The City of Crossett was approved for and received burn permits to dispose of debris from recent storm damage.

Public Works Director Jeff Harrsion reported Monday to the City Council that the permits were in and the city was ready to start burning at their approved site near the Crossett Sports Complex.

Harrison said the location was chosen because it was the most fitting for what the ADEQ required and because it was a natural gulley. Harrison also told the council that the city purchased an ad in the local newspaper to notify the public that the site was off limits to the public and no other person could dump in the area.

The city’s permit is for 120 days, but Harrison said that he expected to have to ask for an extension because of the high amount of debris that has already been collected.

Councilwoman Lynn Rodgers told the council she was happy to see a temporary solution, but the city needed to do something permanent about the lawn and limb problem.

The city picked up more than 2,000 loads of limbs in August and already picked up nearly 1,000 in September so far.

The council also discussed the city’s response to August’s storms, and Rodgers asked Police Chief J.W. Cruce to give a report on the power point presentation the city had been provided regarding disasters and disaster funding.

Cruce reported that the power point requested that the city have three designated people responsible for the paper work and reporting required by FEMA. Cruce said that the first responders were generally tied up during disaster events and so the record keepers would need to be either volunteers or city workers from other departments.

Cruce also suggested that the Crosssett Sports Complex be set as the staging area for natural disasters or other chaotic events like the major fire at Georgia Pacific’s former plywood mill last year. Cruce said that area works well because of its size and location.

In other news:

4The council approved Councilwoman Crystal Marshall’s plan for Halloween in Lakewood.

The Crossett Police Department will block off the Lakewood neighborhood to traffic, and alternative drop off points and parking will be announced at a later date. Marshall pointed out that the goal of the new plan is to ensure safety and not keep people out.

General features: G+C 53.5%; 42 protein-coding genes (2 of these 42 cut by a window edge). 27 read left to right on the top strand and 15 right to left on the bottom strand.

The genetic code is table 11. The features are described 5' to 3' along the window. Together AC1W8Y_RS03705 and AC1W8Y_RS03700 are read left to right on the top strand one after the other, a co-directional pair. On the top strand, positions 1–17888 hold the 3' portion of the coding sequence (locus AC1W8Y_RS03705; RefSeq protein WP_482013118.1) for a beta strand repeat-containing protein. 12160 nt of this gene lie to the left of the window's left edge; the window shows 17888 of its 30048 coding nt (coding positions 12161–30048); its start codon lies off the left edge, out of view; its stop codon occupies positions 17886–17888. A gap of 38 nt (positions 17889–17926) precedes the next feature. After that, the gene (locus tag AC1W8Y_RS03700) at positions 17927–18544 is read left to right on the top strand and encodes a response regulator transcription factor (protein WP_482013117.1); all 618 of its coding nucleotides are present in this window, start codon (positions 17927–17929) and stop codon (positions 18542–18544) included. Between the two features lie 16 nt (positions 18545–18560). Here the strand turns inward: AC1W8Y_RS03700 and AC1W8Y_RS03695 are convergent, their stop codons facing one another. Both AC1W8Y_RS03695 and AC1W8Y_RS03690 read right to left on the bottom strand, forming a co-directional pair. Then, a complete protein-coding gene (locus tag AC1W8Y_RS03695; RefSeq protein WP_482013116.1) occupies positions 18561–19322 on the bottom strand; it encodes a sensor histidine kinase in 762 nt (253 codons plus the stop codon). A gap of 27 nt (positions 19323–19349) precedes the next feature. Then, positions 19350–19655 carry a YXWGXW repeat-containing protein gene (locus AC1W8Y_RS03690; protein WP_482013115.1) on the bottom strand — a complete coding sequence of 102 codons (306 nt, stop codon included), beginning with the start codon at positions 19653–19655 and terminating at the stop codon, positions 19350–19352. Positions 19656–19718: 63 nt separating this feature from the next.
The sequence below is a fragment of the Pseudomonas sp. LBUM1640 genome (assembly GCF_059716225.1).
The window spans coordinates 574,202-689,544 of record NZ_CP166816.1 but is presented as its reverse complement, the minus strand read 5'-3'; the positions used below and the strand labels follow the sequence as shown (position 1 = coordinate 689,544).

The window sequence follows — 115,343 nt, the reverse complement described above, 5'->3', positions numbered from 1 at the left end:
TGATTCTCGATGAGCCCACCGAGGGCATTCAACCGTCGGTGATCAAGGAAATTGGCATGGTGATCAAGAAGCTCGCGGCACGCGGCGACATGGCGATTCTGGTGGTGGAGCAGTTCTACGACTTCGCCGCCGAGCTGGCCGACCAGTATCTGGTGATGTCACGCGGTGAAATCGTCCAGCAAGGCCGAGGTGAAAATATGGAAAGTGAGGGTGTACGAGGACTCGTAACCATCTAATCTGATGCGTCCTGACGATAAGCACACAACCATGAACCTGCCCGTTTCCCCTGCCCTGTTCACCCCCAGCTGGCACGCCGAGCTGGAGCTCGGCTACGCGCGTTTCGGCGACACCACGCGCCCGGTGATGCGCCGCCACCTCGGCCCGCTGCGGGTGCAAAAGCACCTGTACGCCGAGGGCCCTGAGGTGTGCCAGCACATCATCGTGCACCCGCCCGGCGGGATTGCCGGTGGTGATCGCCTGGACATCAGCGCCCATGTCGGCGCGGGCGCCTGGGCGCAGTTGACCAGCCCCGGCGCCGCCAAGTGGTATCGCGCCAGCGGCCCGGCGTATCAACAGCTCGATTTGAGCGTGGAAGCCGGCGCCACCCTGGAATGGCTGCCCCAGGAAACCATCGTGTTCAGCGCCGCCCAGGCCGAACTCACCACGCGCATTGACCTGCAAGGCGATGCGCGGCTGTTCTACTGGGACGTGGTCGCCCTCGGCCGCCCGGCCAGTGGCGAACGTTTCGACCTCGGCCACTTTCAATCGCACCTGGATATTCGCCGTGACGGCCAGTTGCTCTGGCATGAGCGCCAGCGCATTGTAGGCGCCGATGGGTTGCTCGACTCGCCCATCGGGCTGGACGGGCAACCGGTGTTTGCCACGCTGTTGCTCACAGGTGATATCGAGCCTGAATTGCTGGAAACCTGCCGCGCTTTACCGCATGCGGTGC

The neighborhood businesses and residents are planning activities to welcome people to the area, but designated parking will be across the road and pick off and drop off points will be clearly described in a map that will be published at a later time.

“The way the traffic was, an ambulance couldn’t get in there if needed and it just wasn’t safe, and we want to stress that this more about safety not about keeping people out,” Lakewood resident Lori Walsh said. “We want people to come, but we want the emergency responders to be able to navigate the neighborhood as well.”

4Fire Chief Bo Higgonbotham discussed the fire department’s ambulance policy with the council because some of the council members were concerned about the “no additional riders” policy currently in place at Crossett.

Higgintbotham explained that when traveling at high rates of speed, he wants to limit any unnecessary people in case of an accident, and therefore the current policy only allows minors, people with communication barriers, and other special specific situations.

Rodgers suggested that something be put in writing so that it can be handed out in the event of an emergency and that the ambulance drivers weren’t discussing policy when they needed to be driving someone to a hospital.

“This is so they aren’t standing there fighting when they need to be moving,” Rodgers said.

Rodgers also suggested a waiver of liability, but City Attorney James Hamiliton explained that the the city was only liable for up to $25,000 per person as that was the what the current insurance policy stated.

“Other than that, there is no liability.” Hamilton said.

Rodgers requested that a policy be put in writing.

4Representatives from the Crossett Water Commission announced that they were approved for a loan and should be purchasing new water meters soon. The current meters are old and not only causing the city to lose money, but also causing confusion with the customers.

4Claude Spainhour with the Crossett Sewer Commission presented the council with numbers of the current rates, which are $15.38 per household, and said he figured that they would need to be increased to around $33.88 per household in order to fund the East Crossett sewer project.

The number was hypothetical because the city still doesn’t know what grants it will receive in connection with the project.

The council decided to talk about the matter again once the grant applications were rejected or denied.

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